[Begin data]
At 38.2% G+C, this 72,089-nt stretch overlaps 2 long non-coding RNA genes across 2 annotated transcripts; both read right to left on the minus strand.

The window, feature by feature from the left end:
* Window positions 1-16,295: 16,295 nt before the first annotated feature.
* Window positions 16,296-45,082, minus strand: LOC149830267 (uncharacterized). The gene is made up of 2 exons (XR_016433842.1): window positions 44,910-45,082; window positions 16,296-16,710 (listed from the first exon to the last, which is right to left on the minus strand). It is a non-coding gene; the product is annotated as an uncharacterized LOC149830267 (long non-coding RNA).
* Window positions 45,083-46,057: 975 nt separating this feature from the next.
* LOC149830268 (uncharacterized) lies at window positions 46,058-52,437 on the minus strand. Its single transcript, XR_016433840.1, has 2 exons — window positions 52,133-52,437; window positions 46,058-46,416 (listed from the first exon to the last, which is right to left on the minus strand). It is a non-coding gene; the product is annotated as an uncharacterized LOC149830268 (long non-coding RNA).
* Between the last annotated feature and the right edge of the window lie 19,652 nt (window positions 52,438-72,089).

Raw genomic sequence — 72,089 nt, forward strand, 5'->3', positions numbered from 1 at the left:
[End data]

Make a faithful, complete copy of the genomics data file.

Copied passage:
At 38.2% G+C, this 72,089-nt stretch overlaps 2 long non-coding RNA genes across 2 annotated transcripts; both read right to left on the minus strand.

The window, feature by feature from the left end:
* Window positions 1-16,295: 16,295 nt before the first annotated feature.
* Window positions 16,296-45,082, minus strand: LOC149830267 (uncharacterized). The gene is made up of 2 exons (XR_016433842.1): window positions 44,910-45,082; window positions 16,296-16,710 (listed from the first exon to the last, which is right to left on the minus strand). It is a non-coding gene; the product is annotated as an uncharacterized LOC149830267 (long non-coding RNA).
* Window positions 45,083-46,057: 975 nt separating this feature from the next.
* LOC149830268 (uncharacterized) lies at window positions 46,058-52,437 on the minus strand. Its single transcript, XR_016433840.1, has 2 exons — window positions 52,133-52,437; window positions 46,058-46,416 (listed from the first exon to the last, which is right to left on the minus strand). It is a non-coding gene; the product is annotated as an uncharacterized LOC149830268 (long non-coding RNA).
* Between the last annotated feature and the right edge of the window lie 19,652 nt (window positions 52,438-72,089).

Raw genomic sequence — 72,089 nt, forward strand, 5'->3', positions numbered from 1 at the left: